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Posts Tagged russia
From The Sun:
And Lithuanian Defence Ministry spokeswoman Asta Galdikaite confirmed America has offered additional military support following Russia’s annexation of Crimea.
She said: “The United States was the first to offer additional safety assurance measures to the Baltic countries following the deterioration of the security situation in the region after the annexation of the Crimea.”
She added: “US Special Operations Forces presence in Lithuania is one of the deterrents” against military threats by Putin’s aggressive regime, reports the Express.
From Navy Times:
Russian pilots rattled nerves aboard the destroyer Donald Cook, buzzing within yards of the ship in the Baltic Sea. Provocative, sure. But they weren’t a credible threat.
So concludes a retired Navy commanding officer, who reviewed photos and videos from the run-ins on Monday and Tuesday, when unarmed Sukhoi Su-24 fighters flew within 1,000 feet of the ship — once coming as close as 30 feet in what U.S. officials called “simulated attacks.” On Monday, a low-flying Russian Ka-27 Helix helicopter also appeared to take photos of the ship.
This was definitely provocative, but it doesn’t amount to a threat, said the retired frigate and cruiser CO.
Russia also intercepted a U.S. reconnaissance plane.
In the report, CNAS senior fellows Julianne Smith and Jerry Hendrix examine possible security challenges in effort to prepare the United States and Europe for future existential threats posed by Russia. Smith and Hendrix note that although Europe’s security situation was largely considered stable for much of the last 10 to 14 years, that premise no longer holds true.
“Even As Russians Withdraw, Their Legacy in Syria Remains is republished with permission of Stratfor.”
As the departure of Russian forces from Syria announced March 14 continues, evidence of construction at Russia’s main air base in the country demonstrates Moscow’s intention to maintain a military presence there. Imagery dated March 17 acquired by Stratfor of the Bassel al Assad air base in Latakia province and the naval base at Tartus highlights the ongoing Russian drawdown of its forces in Syria that Moscow contends will be largely completed by March 20.
The imagery shows that as of noon local time March 17, more than a quarter of the Russian air group at Bassel al Assad air base had departed Syria. Three Su-34 combat aircraft and a Tu-154 transport plane were the first to leave March 15, followed a day later by all 12 Su-25 ground attack aircraft and a number of Il-76 transport planes. The transport planes carried the mechanics, aircrew and equipment that serviced the combat aircraft. The Russians have indicated that a number of Su-24 aircraft departed March 17, but the imagery indicates that the Su-24 group was still largely in place. It is possible that those Su-24s departed after the imagery was taken. Read the rest of this entry »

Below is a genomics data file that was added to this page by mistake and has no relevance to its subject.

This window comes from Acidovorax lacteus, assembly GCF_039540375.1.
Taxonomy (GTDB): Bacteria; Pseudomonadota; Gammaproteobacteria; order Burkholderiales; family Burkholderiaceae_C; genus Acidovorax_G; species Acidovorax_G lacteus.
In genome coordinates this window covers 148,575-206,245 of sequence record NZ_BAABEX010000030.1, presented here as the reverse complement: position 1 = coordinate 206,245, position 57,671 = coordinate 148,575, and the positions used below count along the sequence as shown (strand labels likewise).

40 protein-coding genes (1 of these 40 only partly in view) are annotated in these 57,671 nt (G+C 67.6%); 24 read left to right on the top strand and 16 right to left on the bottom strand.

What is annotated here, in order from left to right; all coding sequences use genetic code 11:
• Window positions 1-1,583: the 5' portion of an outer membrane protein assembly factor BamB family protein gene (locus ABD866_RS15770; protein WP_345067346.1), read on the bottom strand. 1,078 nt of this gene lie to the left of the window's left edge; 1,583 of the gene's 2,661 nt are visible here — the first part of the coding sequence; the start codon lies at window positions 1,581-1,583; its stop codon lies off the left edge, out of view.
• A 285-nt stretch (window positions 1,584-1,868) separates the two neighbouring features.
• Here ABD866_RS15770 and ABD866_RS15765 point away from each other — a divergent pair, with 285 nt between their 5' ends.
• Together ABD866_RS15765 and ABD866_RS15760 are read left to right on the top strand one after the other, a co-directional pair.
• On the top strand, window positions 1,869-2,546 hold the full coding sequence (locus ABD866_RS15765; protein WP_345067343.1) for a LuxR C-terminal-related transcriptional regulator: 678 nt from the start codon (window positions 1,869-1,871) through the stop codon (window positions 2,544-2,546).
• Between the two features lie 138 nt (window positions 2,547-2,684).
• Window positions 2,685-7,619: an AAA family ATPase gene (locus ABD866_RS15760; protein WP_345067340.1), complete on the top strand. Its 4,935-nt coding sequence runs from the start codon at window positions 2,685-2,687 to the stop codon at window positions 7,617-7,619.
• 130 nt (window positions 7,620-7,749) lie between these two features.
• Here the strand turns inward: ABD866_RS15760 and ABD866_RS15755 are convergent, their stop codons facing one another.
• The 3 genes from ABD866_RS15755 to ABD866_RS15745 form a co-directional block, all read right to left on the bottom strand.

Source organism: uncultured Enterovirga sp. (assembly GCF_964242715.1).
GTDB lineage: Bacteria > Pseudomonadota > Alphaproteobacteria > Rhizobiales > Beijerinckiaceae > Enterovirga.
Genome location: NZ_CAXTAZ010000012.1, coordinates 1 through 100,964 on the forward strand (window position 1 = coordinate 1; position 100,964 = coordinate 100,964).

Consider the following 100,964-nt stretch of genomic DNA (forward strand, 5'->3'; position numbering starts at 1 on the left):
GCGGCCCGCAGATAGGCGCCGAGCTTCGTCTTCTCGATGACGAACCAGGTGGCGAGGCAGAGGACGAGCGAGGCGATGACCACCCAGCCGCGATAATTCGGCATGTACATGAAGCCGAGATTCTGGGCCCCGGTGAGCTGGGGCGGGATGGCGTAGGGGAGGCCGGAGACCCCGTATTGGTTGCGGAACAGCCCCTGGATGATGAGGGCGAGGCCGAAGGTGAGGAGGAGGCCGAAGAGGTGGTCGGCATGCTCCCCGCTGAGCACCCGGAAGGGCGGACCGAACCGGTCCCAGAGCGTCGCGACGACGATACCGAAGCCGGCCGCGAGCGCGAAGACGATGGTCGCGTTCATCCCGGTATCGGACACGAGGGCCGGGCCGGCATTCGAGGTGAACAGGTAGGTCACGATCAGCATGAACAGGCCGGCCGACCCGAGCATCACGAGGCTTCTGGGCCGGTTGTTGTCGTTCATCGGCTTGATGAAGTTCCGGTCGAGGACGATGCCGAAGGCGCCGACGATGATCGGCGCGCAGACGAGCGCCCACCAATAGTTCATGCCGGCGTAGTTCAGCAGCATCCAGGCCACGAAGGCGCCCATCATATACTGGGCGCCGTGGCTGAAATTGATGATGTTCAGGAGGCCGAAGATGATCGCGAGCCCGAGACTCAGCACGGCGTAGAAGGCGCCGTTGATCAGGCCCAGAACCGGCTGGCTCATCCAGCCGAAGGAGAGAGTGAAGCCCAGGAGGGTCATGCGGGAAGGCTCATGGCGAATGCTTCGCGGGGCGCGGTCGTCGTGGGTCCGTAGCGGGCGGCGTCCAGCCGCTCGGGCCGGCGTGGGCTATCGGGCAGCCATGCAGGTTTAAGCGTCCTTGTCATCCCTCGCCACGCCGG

From The Daily Mail:
Two Russian pilots were shot dead by Syrian rebels as they parachuted from their burning warplane, it has been claimed.
And a third was killed during a mission to rescue the pair as another rebel group shot a helicopter with an anti-tank missile.
Disturbing footage shows a dead pilot covered in blood, on the ground as anti-government fighters gather chanting ‘Allahu Akbar’ – Arabic for ‘God is great’.
From Sky News:
A Turkish official said two Russian planes approached the Turkish border and were warned before one of them was shot down, adding their information shows Turkish airspace was repeatedly violated.The downing of the jet is the first time a NATO member’s armed forces have shot down a Russian or Soviet military aircraft since the 1950s.
From The Washington Post:
One can hear the disbelief in capitals from Washington to London to Berlin to Ankara and beyond. How can Vladimir Putin, with a sinking economy and a second-rate military, continually dictate the course of geopolitical events? Whether it’s in Ukraine or Syria, the Russian president seems always to have the upper hand.
The fact is that Putin is playing a weak hand extraordinarily well because he knows exactly what he wants to do. He is not stabilizing the situation according to our definition of stability. He is defending Russia’s interests by keeping Syrian President Bashar al-Assad in power. This is not about the Islamic State. Any insurgent group that opposes Russian interests is a terrorist organization to Moscow. We saw this behavior in Ukraine, and now we’re seeing it even more aggressively — with bombing runs and cruise missile strikes — in Syria.
According to the report from FOX News, two bombers flew off the coast of Alaska at 10:30am and then off the coast of Central California at 11:00am EST. The bombers are capable of carrying nuclear weapons, although NORAD did not confirm if the bombers were armed at the time of intercept. The bombers did not cross into U.S. airspace but how close they came has not been revealed. A similar incident took place on July 4th of 2013.
“European War Games: Responses to Russian Military Drills is republished with permission of Stratfor.”
Several events have coincided to demonstrate the dynamic, if not guarded, relationship between Russia and the Nordic and Baltic states. Ten NATO countries and Sweden launched a two-week planned exercise in the North Sea on May 4 to improve their anti-submarine warfare capabilities. On the same day, Finland — not a NATO member — began mailing letters to about 900,000 reservists informing them of their roles in a potential crisis situation. Meanwhile, Sweden’s Foreign Ministry formally complained to Russian authorities that Russian navy ships were disrupting cable-laying work in waters between Sweden and Lithuania, the latest in a series of formal complaints over Russia’s activity in the area. Concurrently, the Swedish and Lithuanian foreign ministers met with Moldova’s pro-West leaders in Chisinau.